LOCKPORT - There are more than 100 abandoned homes in the City of Lockport, and city officials are looking for ways to keep them from dragging down the neighborhoods where they're located.
One idea, being tried for the first time in Lockport on Tuesday, Dec. 13 is to require the winning bidder for a particular home at the annual tax foreclosure auction to live there for three years, in hopes of discouraging bidders who might be planning to rent it out or "flip" it for a quick profit.
Another strategy is to use some of the $150,000 in state funding that Lockport recently was awarded to combat zombie homes - vacant houses to which a mortgage holder has taken title - to make repairs to the houses to keep them from deteriorating further.
The city also is awaiting a final report from an economic development consultant on how to revitalize the South Street neighborhood, which borders the downtown business district.
The consultant is R. Charles Bell, the city's former planning and development director who now works for H. Sicherman & Co. He told the city's development agency board at a Dec. 1 meeting that his draft report includes 27 action items, which could include a proposal for the city to acquire abandoned properties itself and, instead of auctioning them off, to hold them in a land bank that would give the city more control over what happens to them.
"We're not treating everything as a silver bullet. We're coming at it from a variety of angles," said Brian M. Smith, Bell's successor as city planning and development chief.
He said the city might treat exterior building code violations on vacant houses in the same way the city enforces its ordinance requiring residents to mow their lawns. When the grass grows too tall, the city sends out a company to cut it and sends the property owner the bill. If it's not paid, it's added to the following year's taxes.
Mayor Anne E. McCaffrey said a law is being prepared for submission to the Common Council in early 2017 that would allow the city to do that for repairs to abandoned houses. A contractor would make the repairs and the city would try to gain reimbursement from the property owner.
McCaffrey said the contractor would make the repairs if a warning notice from the Building Inspection Department is ignored.
"At some point, that bill will be paid," she said. "We can't let these houses fall into disrepair."
The mayor said neighbors deserve to be protected from the effects of a deteriorating house.
Smith said $122,000 of the $150,000 in state aid is to be used for more building inspection staff, with $20,000 to be used as seed money for the contractor program.
The city has little legal power against such houses if the taxes are being paid, and in many cases they are being paid, either by out-of-town landlords or by big banks that hold the mortgage.
An example pointed to by Common Council President David R. Wohleben is a pair of houses at 271 and 281 Genesee St. "They've been boarded up for years," he said.
The owner of record is Raja Adimoolam of Staten Island, according to the City Assessor's Office.
"He's paying his taxes. We can't find him," Wohleben said.
Perhaps coupling summonses with city-funded building repairs might produce some improvement, he and other officials hope.
"I think that's going to work out very well," Chief Building Inspector Jason C. Dool said. "The struggle is contacting the person who owns the house."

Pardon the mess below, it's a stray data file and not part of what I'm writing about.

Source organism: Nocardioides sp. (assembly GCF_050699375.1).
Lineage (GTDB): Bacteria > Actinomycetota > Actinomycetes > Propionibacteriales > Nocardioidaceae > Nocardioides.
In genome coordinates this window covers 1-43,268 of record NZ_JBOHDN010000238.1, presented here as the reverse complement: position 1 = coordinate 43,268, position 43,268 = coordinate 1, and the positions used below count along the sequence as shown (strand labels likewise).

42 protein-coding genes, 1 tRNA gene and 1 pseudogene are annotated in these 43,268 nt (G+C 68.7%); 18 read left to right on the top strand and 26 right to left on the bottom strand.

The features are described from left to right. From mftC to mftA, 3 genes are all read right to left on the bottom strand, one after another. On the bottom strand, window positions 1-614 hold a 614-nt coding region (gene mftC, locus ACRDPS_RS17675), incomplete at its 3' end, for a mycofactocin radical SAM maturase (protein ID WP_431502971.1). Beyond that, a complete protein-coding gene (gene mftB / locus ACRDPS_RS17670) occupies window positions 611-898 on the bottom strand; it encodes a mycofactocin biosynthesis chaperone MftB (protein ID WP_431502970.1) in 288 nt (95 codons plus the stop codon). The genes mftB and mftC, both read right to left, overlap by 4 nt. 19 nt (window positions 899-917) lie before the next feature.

A few years ago, the City of Niagara Falls began choosing houses off its auction list and requiring would-be buyers to live in them. Lockport will try that, too, and a house at 62 Hillcrest Drive has been selected as the guinea pig.
It's the first lot for sale at the annual foreclosure auction, set for 6 p.m. Dec. 13 in City Hall.
The house "is in the middle of a nice neighborhood," Smith said. "It's easier to work with a house in a neighborhood that isn't in severe decline."
The 49-year-old, 1,840-square-foot ranch house with a one-car attached garage is assessed at $106,800. Whoever buys it will be required to live in it for at least three years, or the house will revert to the city.
"It's completely possible that no one will bid on it with those restrictions," Smith said. "The property has warts. It needs a roof. The yard needs to be cleared. There are issues with floors and the basement."
If nobody is willing to buy it and live in it, the auctioneer will announce that the restrictive rules will be dropped, and the house will be up for bids in the usual way.
Bell, the consultant, told the board of the Greater Lockport Development Corp. that acquisition of available properties by the city, perhaps in a land bank format, might be a way to work on improving run-down neighborhoods.
The South Street study, which actually covers an area extending as far as High and South Transit streets, also calls for better infrastructure, such as improved sidewalks and more parking; more green space and recreational opportunities; and stepped-up code enforcement.
Bell said the area needs "a brand that's different from the existing brand," which all too often is tied to its frequent appearance on the police blotter.
Dool said state approval would be needed for the city to start a land bank, but if it did, "There would be a little more control." The city wouldn't have to take its chances on what an auction winner might do with a vacant house.
For the development corporation, whose usual focus is making grants and loans to businesses, working on improvement in a residential neighborhood might be seen as offbeat, if not off base.
But Smith asked, "What's the point of economic development if it doesn't create neighborhood revitalization?"